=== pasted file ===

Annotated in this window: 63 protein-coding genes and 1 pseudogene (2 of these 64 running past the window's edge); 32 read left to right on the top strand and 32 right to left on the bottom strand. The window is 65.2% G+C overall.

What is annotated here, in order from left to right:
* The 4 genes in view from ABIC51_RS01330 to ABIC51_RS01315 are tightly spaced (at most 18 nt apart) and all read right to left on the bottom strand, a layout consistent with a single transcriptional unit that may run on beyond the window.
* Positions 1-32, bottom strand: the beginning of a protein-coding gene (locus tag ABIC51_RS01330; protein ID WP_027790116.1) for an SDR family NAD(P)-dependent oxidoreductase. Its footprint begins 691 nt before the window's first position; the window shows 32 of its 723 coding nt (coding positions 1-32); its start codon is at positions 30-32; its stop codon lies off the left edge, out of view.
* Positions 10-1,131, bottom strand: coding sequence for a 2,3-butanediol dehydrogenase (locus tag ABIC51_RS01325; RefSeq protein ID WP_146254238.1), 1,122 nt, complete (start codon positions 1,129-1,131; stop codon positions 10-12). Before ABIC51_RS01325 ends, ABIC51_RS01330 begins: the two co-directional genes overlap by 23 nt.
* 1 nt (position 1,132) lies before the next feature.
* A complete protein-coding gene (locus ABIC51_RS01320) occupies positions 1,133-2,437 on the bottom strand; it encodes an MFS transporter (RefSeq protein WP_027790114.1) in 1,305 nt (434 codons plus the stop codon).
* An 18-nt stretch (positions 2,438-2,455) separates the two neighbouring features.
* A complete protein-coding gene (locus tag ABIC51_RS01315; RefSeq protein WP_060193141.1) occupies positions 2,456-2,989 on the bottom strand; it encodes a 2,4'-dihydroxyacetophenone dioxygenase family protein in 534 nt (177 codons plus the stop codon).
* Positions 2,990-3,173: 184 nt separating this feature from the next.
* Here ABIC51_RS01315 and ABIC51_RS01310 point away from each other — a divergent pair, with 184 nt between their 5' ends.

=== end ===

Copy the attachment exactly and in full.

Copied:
Annotated in this window: 63 protein-coding genes and 1 pseudogene (2 of these 64 running past the window's edge); 32 read left to right on the top strand and 32 right to left on the bottom strand. The window is 65.2% G+C overall.

What is annotated here, in order from left to right:
* The 4 genes in view from ABIC51_RS01330 to ABIC51_RS01315 are tightly spaced (at most 18 nt apart) and all read right to left on the bottom strand, a layout consistent with a single transcriptional unit that may run on beyond the window.
* Positions 1-32, bottom strand: the beginning of a protein-coding gene (locus tag ABIC51_RS01330; protein ID WP_027790116.1) for an SDR family NAD(P)-dependent oxidoreductase. Its footprint begins 691 nt before the window's first position; the window shows 32 of its 723 coding nt (coding positions 1-32); its start codon is at positions 30-32; its stop codon lies off the left edge, out of view.
* Positions 10-1,131, bottom strand: coding sequence for a 2,3-butanediol dehydrogenase (locus tag ABIC51_RS01325; RefSeq protein ID WP_146254238.1), 1,122 nt, complete (start codon positions 1,129-1,131; stop codon positions 10-12). Before ABIC51_RS01325 ends, ABIC51_RS01330 begins: the two co-directional genes overlap by 23 nt.
* 1 nt (position 1,132) lies before the next feature.
* A complete protein-coding gene (locus ABIC51_RS01320) occupies positions 1,133-2,437 on the bottom strand; it encodes an MFS transporter (RefSeq protein WP_027790114.1) in 1,305 nt (434 codons plus the stop codon).
* An 18-nt stretch (positions 2,438-2,455) separates the two neighbouring features.
* A complete protein-coding gene (locus tag ABIC51_RS01315; RefSeq protein WP_060193141.1) occupies positions 2,456-2,989 on the bottom strand; it encodes a 2,4'-dihydroxyacetophenone dioxygenase family protein in 534 nt (177 codons plus the stop codon).
* Positions 2,990-3,173: 184 nt separating this feature from the next.
* Here ABIC51_RS01315 and ABIC51_RS01310 point away from each other — a divergent pair, with 184 nt between their 5' ends.